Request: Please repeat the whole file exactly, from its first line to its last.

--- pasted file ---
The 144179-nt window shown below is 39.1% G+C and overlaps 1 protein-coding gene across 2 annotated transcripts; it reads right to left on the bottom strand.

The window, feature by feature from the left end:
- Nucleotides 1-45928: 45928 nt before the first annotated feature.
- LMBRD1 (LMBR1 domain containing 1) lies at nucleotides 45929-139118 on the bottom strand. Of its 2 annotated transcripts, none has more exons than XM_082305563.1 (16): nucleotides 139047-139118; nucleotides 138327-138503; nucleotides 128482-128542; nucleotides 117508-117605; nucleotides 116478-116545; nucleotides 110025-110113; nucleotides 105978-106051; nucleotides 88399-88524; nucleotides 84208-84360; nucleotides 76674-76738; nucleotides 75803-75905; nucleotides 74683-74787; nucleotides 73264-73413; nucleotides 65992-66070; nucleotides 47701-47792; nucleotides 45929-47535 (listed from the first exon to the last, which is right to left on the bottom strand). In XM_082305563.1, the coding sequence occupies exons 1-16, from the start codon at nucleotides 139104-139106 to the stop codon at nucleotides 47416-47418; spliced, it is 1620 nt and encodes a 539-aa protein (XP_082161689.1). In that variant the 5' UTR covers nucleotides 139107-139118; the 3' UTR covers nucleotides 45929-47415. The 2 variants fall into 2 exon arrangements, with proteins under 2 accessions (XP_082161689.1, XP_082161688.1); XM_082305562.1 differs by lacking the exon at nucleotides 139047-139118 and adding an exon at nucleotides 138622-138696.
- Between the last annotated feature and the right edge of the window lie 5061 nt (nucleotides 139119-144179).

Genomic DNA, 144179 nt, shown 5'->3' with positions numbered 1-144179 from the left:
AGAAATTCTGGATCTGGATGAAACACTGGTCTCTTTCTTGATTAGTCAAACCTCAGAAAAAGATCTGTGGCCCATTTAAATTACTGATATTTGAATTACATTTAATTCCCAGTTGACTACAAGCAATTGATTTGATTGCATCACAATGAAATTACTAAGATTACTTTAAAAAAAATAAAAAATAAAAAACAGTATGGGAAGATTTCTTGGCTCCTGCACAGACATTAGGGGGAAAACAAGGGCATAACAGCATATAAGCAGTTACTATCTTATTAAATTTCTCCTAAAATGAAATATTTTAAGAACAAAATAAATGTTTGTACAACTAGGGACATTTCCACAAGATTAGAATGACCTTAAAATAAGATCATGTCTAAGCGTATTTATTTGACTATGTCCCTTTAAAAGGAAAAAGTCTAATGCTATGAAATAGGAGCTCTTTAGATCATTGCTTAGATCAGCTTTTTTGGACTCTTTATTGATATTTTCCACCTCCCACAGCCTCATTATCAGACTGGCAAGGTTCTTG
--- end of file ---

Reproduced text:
The 144179-nt window shown below is 39.1% G+C and overlaps 1 protein-coding gene across 2 annotated transcripts; it reads right to left on the bottom strand.

The window, feature by feature from the left end:
- Nucleotides 1-45928: 45928 nt before the first annotated feature.
- LMBRD1 (LMBR1 domain containing 1) lies at nucleotides 45929-139118 on the bottom strand. Of its 2 annotated transcripts, none has more exons than XM_082305563.1 (16): nucleotides 139047-139118; nucleotides 138327-138503; nucleotides 128482-128542; nucleotides 117508-117605; nucleotides 116478-116545; nucleotides 110025-110113; nucleotides 105978-106051; nucleotides 88399-88524; nucleotides 84208-84360; nucleotides 76674-76738; nucleotides 75803-75905; nucleotides 74683-74787; nucleotides 73264-73413; nucleotides 65992-66070; nucleotides 47701-47792; nucleotides 45929-47535 (listed from the first exon to the last, which is right to left on the bottom strand). In XM_082305563.1, the coding sequence occupies exons 1-16, from the start codon at nucleotides 139104-139106 to the stop codon at nucleotides 47416-47418; spliced, it is 1620 nt and encodes a 539-aa protein (XP_082161689.1). In that variant the 5' UTR covers nucleotides 139107-139118; the 3' UTR covers nucleotides 45929-47415. The 2 variants fall into 2 exon arrangements, with proteins under 2 accessions (XP_082161689.1, XP_082161688.1); XM_082305562.1 differs by lacking the exon at nucleotides 139047-139118 and adding an exon at nucleotides 138622-138696.
- Between the last annotated feature and the right edge of the window lie 5061 nt (nucleotides 139119-144179).

Genomic DNA, 144179 nt, shown 5'->3' with positions numbered 1-144179 from the left:
AGAAATTCTGGATCTGGATGAAACACTGGTCTCTTTCTTGATTAGTCAAACCTCAGAAAAAGATCTGTGGCCCATTTAAATTACTGATATTTGAATTACATTTAATTCCCAGTTGACTACAAGCAATTGATTTGATTGCATCACAATGAAATTACTAAGATTACTTTAAAAAAAATAAAAAATAAAAAACAGTATGGGAAGATTTCTTGGCTCCTGCACAGACATTAGGGGGAAAACAAGGGCATAACAGCATATAAGCAGTTACTATCTTATTAAATTTCTCCTAAAATGAAATATTTTAAGAACAAAATAAATGTTTGTACAACTAGGGACATTTCCACAAGATTAGAATGACCTTAAAATAAGATCATGTCTAAGCGTATTTATTTGACTATGTCCCTTTAAAAGGAAAAAGTCTAATGCTATGAAATAGGAGCTCTTTAGATCATTGCTTAGATCAGCTTTTTTGGACTCTTTATTGATATTTTCCACCTCCCACAGCCTCATTATCAGACTGGCAAGGTTCTTG